Tuesday, July 21, 2009

Serendipity Counts for a Lot of Astronomy Discoveries: Comet Impact on Jupiter Seen by Australian Amateur Astronomer

Space is a big place and we only have the sky to peek into it. Even with our computer-guided telescopes, we cannot always be at the right place at the right time to see things happen. Fortunately, with a little serendipity and patience, sometimes, your sky viewing will pay off and you, the amateur, or casual star gazer get to make discoveries that will amaze even our friends at NASA.

Take for example, what happened on July 19, 2009 at the Murrumbateman (north of Canberra) home of Australian amateur astronomer and computer programmer, Anthony Wesley (44). He was observing Jupiter in his backyard with his 14.5-inch reflecting telescope when he saw what appeared to be a dark spot on Jupiter. He didn't immediately notice it, taking 30 minutes before he realized it was something else as it rotated for a better view and atmospheric conditions improved.

Wesley described the spot as a "truly black spot in all channels"and initially thought it was a dark polar storm. NASA JPL scientist Glenn Orton confirmed that the spot was a comet impact which caused underlying gases to well up and be seen distinctly in reverse in the infrared photograph above taken by the NASA Infrared Telescope Facility in Hawaii. He says they are extremely lucky to have an impact site at the right place at the right time as Jupiter rotates it more into view. As of this writing, they expect to observe how the spot changes in the next few days.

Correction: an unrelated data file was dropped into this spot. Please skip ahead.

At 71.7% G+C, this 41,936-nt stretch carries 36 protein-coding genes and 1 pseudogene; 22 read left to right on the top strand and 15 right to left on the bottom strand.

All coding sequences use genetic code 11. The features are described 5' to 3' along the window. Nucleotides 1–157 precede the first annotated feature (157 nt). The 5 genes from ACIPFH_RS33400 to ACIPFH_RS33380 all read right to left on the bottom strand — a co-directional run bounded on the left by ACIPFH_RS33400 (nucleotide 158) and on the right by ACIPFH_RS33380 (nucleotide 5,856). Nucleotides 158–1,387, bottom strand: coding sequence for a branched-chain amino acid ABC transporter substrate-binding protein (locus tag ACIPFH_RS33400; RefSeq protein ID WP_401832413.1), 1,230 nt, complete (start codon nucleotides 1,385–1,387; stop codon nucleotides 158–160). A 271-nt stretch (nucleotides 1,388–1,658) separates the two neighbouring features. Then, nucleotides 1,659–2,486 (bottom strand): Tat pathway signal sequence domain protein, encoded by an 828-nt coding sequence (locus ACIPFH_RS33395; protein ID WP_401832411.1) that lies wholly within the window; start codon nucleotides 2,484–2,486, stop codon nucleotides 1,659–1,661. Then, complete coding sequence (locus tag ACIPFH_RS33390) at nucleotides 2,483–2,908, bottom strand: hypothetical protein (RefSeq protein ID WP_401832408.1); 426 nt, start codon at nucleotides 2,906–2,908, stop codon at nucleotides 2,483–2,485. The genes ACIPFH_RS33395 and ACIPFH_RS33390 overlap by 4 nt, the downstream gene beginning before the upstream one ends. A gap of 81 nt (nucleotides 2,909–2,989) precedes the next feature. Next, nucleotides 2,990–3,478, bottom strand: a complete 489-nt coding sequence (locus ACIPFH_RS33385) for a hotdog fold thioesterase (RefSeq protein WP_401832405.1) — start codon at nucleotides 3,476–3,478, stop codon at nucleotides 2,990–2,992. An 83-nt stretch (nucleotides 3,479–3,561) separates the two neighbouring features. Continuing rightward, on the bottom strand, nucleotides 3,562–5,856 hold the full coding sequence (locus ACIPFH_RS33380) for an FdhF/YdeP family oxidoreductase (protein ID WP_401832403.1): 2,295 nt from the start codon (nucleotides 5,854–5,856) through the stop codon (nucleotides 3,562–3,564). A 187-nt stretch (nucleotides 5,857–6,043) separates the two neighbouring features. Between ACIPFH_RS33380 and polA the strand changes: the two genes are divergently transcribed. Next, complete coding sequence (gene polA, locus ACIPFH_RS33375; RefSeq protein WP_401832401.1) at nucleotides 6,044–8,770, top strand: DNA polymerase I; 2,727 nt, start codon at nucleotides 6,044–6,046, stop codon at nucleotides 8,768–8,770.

So, take the hint. If you are always stargazing and paying close attention to bodies like Jupiter (where things are easier to "spot" - pardon the pun), then you may just get serendipitous and make the discovery of the year! Note that in 2006, Filipino astronomer Christopher Go was also at the right place and time when he observed the Oval BA spot or Red Spot Jr. (left; to the left of the Great Red Spot) on Jupiter change shade.

In 1994, when the Shoemaker-Levy fragments crashed into Jupiter, similar black impact spots were made which were clearly visible using my 3-inch reflector. Of course, I already knew they were there, but remember that there's always the chance of spotting something new. Even a small telescope like that can give you astonishing results!

Read about the discovery and see the extraordinary amateur pictures of the impact from Anthony Wesley's website: www.acquerra.com.au/astro

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